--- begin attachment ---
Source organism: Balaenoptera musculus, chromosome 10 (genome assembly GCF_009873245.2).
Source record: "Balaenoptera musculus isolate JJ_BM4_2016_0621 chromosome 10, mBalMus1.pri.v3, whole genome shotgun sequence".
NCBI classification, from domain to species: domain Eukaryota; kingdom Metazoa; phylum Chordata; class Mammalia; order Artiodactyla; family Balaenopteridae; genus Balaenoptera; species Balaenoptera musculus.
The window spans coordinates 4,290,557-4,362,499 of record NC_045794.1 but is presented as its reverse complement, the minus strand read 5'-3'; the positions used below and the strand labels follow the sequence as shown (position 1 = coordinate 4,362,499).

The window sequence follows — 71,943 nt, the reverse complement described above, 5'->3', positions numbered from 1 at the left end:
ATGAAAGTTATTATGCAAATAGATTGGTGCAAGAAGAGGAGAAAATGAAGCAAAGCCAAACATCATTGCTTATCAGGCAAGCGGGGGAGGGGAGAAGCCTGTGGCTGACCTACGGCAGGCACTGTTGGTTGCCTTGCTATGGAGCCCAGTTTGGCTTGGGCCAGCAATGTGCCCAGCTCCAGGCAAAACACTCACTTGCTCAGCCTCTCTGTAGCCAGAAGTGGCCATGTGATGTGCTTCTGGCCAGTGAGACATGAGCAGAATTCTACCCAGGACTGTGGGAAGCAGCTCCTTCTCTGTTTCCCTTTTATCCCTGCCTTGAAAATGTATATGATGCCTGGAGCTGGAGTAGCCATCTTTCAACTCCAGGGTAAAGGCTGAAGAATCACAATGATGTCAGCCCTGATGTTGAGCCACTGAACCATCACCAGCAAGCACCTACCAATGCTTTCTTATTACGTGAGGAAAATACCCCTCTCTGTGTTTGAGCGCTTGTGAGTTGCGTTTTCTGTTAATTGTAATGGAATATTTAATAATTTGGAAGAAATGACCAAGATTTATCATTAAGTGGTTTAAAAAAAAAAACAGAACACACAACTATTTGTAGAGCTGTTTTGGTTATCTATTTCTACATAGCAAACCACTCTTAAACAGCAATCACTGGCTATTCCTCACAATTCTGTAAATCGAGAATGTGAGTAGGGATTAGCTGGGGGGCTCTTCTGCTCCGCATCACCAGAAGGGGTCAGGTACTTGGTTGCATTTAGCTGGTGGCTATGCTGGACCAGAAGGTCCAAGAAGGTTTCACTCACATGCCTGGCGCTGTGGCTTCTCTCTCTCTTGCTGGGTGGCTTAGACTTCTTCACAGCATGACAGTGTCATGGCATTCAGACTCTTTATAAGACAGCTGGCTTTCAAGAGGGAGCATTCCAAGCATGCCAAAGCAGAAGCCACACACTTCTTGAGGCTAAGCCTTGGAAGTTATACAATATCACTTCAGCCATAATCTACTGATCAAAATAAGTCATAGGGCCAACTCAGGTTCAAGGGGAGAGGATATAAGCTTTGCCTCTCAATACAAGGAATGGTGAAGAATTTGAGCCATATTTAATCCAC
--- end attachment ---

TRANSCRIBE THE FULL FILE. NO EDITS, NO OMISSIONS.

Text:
Source organism: Balaenoptera musculus, chromosome 10 (genome assembly GCF_009873245.2).
Source record: "Balaenoptera musculus isolate JJ_BM4_2016_0621 chromosome 10, mBalMus1.pri.v3, whole genome shotgun sequence".
NCBI classification, from domain to species: domain Eukaryota; kingdom Metazoa; phylum Chordata; class Mammalia; order Artiodactyla; family Balaenopteridae; genus Balaenoptera; species Balaenoptera musculus.
The window spans coordinates 4,290,557-4,362,499 of record NC_045794.1 but is presented as its reverse complement, the minus strand read 5'-3'; the positions used below and the strand labels follow the sequence as shown (position 1 = coordinate 4,362,499).

The window sequence follows — 71,943 nt, the reverse complement described above, 5'->3', positions numbered from 1 at the left end:
ATGAAAGTTATTATGCAAATAGATTGGTGCAAGAAGAGGAGAAAATGAAGCAAAGCCAAACATCATTGCTTATCAGGCAAGCGGGGGAGGGGAGAAGCCTGTGGCTGACCTACGGCAGGCACTGTTGGTTGCCTTGCTATGGAGCCCAGTTTGGCTTGGGCCAGCAATGTGCCCAGCTCCAGGCAAAACACTCACTTGCTCAGCCTCTCTGTAGCCAGAAGTGGCCATGTGATGTGCTTCTGGCCAGTGAGACATGAGCAGAATTCTACCCAGGACTGTGGGAAGCAGCTCCTTCTCTGTTTCCCTTTTATCCCTGCCTTGAAAATGTATATGATGCCTGGAGCTGGAGTAGCCATCTTTCAACTCCAGGGTAAAGGCTGAAGAATCACAATGATGTCAGCCCTGATGTTGAGCCACTGAACCATCACCAGCAAGCACCTACCAATGCTTTCTTATTACGTGAGGAAAATACCCCTCTCTGTGTTTGAGCGCTTGTGAGTTGCGTTTTCTGTTAATTGTAATGGAATATTTAATAATTTGGAAGAAATGACCAAGATTTATCATTAAGTGGTTTAAAAAAAAAAACAGAACACACAACTATTTGTAGAGCTGTTTTGGTTATCTATTTCTACATAGCAAACCACTCTTAAACAGCAATCACTGGCTATTCCTCACAATTCTGTAAATCGAGAATGTGAGTAGGGATTAGCTGGGGGGCTCTTCTGCTCCGCATCACCAGAAGGGGTCAGGTACTTGGTTGCATTTAGCTGGTGGCTATGCTGGACCAGAAGGTCCAAGAAGGTTTCACTCACATGCCTGGCGCTGTGGCTTCTCTCTCTCTTGCTGGGTGGCTTAGACTTCTTCACAGCATGACAGTGTCATGGCATTCAGACTCTTTATAAGACAGCTGGCTTTCAAGAGGGAGCATTCCAAGCATGCCAAAGCAGAAGCCACACACTTCTTGAGGCTAAGCCTTGGAAGTTATACAATATCACTTCAGCCATAATCTACTGATCAAAATAAGTCATAGGGCCAACTCAGGTTCAAGGGGAGAGGATATAAGCTTTGCCTCTCAATACAAGGAATGGTGAAGAATTTGAGCCATATTTAATCCAC